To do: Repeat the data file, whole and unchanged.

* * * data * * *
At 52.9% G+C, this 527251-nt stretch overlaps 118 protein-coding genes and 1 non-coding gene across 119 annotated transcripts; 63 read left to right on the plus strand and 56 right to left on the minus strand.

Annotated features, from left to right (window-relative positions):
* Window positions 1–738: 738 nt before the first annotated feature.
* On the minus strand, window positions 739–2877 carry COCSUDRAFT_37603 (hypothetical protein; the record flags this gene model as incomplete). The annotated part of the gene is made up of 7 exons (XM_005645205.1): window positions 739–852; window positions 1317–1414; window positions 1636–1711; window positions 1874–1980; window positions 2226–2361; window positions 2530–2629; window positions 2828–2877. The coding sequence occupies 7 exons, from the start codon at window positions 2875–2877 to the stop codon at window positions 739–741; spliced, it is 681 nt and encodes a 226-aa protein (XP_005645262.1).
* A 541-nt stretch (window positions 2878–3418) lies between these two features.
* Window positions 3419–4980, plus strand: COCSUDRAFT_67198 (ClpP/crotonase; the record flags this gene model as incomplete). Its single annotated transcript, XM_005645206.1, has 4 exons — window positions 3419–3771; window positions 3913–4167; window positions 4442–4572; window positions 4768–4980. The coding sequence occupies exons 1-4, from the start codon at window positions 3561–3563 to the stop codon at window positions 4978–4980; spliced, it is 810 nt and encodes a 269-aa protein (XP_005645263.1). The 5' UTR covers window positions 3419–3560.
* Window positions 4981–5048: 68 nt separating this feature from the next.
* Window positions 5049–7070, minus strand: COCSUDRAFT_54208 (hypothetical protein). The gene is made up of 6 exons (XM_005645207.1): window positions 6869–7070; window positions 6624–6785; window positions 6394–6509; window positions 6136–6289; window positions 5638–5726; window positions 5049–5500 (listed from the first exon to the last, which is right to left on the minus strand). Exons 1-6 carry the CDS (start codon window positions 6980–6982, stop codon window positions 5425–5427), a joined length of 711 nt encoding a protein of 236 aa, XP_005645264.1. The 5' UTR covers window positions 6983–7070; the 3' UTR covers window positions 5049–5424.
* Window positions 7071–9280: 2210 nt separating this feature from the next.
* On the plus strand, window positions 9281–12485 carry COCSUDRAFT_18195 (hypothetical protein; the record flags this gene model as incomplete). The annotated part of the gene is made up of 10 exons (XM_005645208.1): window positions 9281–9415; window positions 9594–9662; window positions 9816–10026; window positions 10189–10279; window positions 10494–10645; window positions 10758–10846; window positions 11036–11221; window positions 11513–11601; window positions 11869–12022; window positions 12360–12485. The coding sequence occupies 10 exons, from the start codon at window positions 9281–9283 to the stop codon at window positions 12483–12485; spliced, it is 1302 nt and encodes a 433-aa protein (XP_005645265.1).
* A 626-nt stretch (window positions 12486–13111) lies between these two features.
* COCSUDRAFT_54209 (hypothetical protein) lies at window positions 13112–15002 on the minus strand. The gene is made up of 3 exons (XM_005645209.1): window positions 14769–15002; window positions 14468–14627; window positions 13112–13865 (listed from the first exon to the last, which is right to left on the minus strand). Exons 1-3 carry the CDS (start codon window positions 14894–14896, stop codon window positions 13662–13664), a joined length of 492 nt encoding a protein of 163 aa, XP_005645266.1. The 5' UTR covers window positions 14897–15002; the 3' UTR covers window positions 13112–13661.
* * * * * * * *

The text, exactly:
At 52.9% G+C, this 527251-nt stretch overlaps 118 protein-coding genes and 1 non-coding gene across 119 annotated transcripts; 63 read left to right on the plus strand and 56 right to left on the minus strand.

Annotated features, from left to right (window-relative positions):
* Window positions 1–738: 738 nt before the first annotated feature.
* On the minus strand, window positions 739–2877 carry COCSUDRAFT_37603 (hypothetical protein; the record flags this gene model as incomplete). The annotated part of the gene is made up of 7 exons (XM_005645205.1): window positions 739–852; window positions 1317–1414; window positions 1636–1711; window positions 1874–1980; window positions 2226–2361; window positions 2530–2629; window positions 2828–2877. The coding sequence occupies 7 exons, from the start codon at window positions 2875–2877 to the stop codon at window positions 739–741; spliced, it is 681 nt and encodes a 226-aa protein (XP_005645262.1).
* A 541-nt stretch (window positions 2878–3418) lies between these two features.
* Window positions 3419–4980, plus strand: COCSUDRAFT_67198 (ClpP/crotonase; the record flags this gene model as incomplete). Its single annotated transcript, XM_005645206.1, has 4 exons — window positions 3419–3771; window positions 3913–4167; window positions 4442–4572; window positions 4768–4980. The coding sequence occupies exons 1-4, from the start codon at window positions 3561–3563 to the stop codon at window positions 4978–4980; spliced, it is 810 nt and encodes a 269-aa protein (XP_005645263.1). The 5' UTR covers window positions 3419–3560.
* Window positions 4981–5048: 68 nt separating this feature from the next.
* Window positions 5049–7070, minus strand: COCSUDRAFT_54208 (hypothetical protein). The gene is made up of 6 exons (XM_005645207.1): window positions 6869–7070; window positions 6624–6785; window positions 6394–6509; window positions 6136–6289; window positions 5638–5726; window positions 5049–5500 (listed from the first exon to the last, which is right to left on the minus strand). Exons 1-6 carry the CDS (start codon window positions 6980–6982, stop codon window positions 5425–5427), a joined length of 711 nt encoding a protein of 236 aa, XP_005645264.1. The 5' UTR covers window positions 6983–7070; the 3' UTR covers window positions 5049–5424.
* Window positions 7071–9280: 2210 nt separating this feature from the next.
* On the plus strand, window positions 9281–12485 carry COCSUDRAFT_18195 (hypothetical protein; the record flags this gene model as incomplete). The annotated part of the gene is made up of 10 exons (XM_005645208.1): window positions 9281–9415; window positions 9594–9662; window positions 9816–10026; window positions 10189–10279; window positions 10494–10645; window positions 10758–10846; window positions 11036–11221; window positions 11513–11601; window positions 11869–12022; window positions 12360–12485. The coding sequence occupies 10 exons, from the start codon at window positions 9281–9283 to the stop codon at window positions 12483–12485; spliced, it is 1302 nt and encodes a 433-aa protein (XP_005645265.1).
* A 626-nt stretch (window positions 12486–13111) lies between these two features.
* COCSUDRAFT_54209 (hypothetical protein) lies at window positions 13112–15002 on the minus strand. The gene is made up of 3 exons (XM_005645209.1): window positions 14769–15002; window positions 14468–14627; window positions 13112–13865 (listed from the first exon to the last, which is right to left on the minus strand). Exons 1-3 carry the CDS (start codon window positions 14894–14896, stop codon window positions 13662–13664), a joined length of 492 nt encoding a protein of 163 aa, XP_005645266.1. The 5' UTR covers window positions 14897–15002; the 3' UTR covers window positions 13112–13661.